The production of extended-spectrum -lactamases (ESBLs) is an
important mechanism which is responsible for the resistance to the
third-generation cephalosporins. During the last 2 decades, ESBL
producing gram-negative bacilli have emerged as a major problem
in many settings [1].
The ESBLs mediate resistance to broad-spectrum cephalosporins
(e.g., ceftazidime, ceftriaxone and cefotaxime) and aztreonam. The
genes for the ESBL enzymes are plasmid borne and have evolved
from point mutations, thus altering the configuration of the active
site of the original and long known -lactamases [2].
The problems which are associated with ESBLs include multidrug
resistance, difficulty in detection and treatment, and increased mortality. Awareness and the detection of these enzymes are necessary
for optimal patient care. The judicious use of antimicrobial agents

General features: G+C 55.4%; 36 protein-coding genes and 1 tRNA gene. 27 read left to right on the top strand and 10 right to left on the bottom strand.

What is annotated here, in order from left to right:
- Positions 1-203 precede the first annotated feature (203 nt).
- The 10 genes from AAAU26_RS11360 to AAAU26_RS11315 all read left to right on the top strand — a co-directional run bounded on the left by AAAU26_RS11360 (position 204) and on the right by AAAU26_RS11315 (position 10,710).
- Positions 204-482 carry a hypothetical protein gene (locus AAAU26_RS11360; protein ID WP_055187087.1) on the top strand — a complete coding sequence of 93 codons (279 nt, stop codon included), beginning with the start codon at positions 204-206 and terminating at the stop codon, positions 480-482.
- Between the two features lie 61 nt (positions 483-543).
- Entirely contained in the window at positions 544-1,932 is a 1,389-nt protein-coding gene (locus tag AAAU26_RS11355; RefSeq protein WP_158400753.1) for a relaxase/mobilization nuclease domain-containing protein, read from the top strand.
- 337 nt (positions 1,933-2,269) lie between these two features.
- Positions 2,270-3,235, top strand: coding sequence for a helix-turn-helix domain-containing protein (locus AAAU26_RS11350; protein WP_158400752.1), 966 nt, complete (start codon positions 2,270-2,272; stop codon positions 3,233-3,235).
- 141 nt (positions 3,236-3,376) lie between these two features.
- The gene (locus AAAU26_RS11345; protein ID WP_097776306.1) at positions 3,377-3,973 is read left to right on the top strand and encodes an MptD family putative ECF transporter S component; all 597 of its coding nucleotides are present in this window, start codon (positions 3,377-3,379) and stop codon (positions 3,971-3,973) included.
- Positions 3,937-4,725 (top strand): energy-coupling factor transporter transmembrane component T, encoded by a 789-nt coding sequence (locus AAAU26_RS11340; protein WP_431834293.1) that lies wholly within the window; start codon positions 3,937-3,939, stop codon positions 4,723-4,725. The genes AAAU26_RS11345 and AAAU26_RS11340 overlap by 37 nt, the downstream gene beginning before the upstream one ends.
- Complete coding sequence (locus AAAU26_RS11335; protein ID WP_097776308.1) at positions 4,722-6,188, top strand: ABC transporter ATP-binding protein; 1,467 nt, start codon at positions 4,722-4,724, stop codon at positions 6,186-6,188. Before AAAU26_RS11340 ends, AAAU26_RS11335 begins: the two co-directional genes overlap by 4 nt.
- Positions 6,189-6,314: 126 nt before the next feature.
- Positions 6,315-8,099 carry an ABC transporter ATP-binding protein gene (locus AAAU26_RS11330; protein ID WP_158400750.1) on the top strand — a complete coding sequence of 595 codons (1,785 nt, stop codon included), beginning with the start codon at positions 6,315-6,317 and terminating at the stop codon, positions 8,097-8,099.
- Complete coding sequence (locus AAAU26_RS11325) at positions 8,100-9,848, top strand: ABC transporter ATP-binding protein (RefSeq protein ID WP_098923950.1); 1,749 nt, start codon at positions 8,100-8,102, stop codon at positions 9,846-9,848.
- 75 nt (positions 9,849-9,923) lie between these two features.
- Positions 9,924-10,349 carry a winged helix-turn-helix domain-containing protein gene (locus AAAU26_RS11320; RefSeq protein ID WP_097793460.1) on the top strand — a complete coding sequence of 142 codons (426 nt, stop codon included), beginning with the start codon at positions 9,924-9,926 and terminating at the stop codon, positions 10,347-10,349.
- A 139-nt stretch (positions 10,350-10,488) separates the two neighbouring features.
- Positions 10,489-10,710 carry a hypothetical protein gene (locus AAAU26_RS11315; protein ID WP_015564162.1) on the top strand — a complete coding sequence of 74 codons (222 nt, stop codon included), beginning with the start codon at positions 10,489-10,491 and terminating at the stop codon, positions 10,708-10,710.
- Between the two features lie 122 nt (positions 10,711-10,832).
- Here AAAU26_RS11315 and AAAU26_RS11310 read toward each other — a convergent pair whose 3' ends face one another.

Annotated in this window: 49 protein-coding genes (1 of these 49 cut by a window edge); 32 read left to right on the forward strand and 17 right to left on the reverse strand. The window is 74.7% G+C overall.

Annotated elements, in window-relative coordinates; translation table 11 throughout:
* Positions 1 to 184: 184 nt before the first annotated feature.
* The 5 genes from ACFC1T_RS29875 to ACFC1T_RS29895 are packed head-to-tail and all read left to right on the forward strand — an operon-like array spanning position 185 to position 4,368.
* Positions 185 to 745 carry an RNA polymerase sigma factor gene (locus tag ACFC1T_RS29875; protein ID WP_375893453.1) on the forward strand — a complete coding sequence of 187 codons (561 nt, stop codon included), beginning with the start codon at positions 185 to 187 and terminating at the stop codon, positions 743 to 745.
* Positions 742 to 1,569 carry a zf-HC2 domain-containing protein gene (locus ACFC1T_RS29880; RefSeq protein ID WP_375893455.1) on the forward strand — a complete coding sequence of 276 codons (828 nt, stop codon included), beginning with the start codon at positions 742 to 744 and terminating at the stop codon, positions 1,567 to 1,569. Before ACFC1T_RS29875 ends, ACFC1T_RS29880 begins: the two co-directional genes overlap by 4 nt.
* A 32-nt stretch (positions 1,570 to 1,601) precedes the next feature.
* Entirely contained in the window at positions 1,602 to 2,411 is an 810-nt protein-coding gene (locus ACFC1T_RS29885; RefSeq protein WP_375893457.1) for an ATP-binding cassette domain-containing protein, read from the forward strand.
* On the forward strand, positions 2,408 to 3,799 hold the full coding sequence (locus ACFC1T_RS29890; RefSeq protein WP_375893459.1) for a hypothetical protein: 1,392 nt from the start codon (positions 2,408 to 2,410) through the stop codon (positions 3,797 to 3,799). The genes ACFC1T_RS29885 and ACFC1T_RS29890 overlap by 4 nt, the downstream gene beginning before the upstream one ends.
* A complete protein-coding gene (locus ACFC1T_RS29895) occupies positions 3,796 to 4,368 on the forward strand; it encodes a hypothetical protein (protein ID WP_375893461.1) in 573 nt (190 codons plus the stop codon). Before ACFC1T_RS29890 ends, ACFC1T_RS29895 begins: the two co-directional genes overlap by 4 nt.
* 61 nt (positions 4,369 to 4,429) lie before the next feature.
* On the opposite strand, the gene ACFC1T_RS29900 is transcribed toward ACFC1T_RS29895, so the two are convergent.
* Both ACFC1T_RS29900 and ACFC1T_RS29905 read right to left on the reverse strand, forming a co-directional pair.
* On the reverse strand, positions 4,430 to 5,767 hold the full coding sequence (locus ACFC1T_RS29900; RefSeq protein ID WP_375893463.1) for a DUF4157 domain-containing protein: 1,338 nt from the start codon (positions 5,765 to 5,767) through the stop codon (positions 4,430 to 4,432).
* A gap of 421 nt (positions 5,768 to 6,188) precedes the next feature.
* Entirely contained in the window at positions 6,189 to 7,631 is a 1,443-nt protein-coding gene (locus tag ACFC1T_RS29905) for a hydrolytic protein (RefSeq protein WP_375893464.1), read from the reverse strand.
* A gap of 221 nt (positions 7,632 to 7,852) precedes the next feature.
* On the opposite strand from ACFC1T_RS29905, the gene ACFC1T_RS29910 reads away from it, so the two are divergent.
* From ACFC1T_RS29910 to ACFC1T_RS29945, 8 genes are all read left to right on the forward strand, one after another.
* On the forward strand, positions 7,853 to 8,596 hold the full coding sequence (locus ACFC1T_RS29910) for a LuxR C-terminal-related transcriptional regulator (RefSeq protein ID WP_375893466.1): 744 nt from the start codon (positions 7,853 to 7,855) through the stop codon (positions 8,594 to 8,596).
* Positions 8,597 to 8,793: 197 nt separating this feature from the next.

and improved infection control methods must become health care
priorities.
The objective of the present study was to determine the prevalence
and antibiotic sensitivity pattern of ESBL producing gram nega-

tive bacilli which were isolated from various samples from both
in-patients and out-patients who attended a tertiary care hospital
in Pondicherry, India.

MATERIALS AND METHODS

A prospective study was conducted over a period of one year (February 2008 to January 2009) at a tertiary care teaching hospital.
The gram negative bacilli which were isolated from both the in-patients and the out-patients, which showed resistance to the third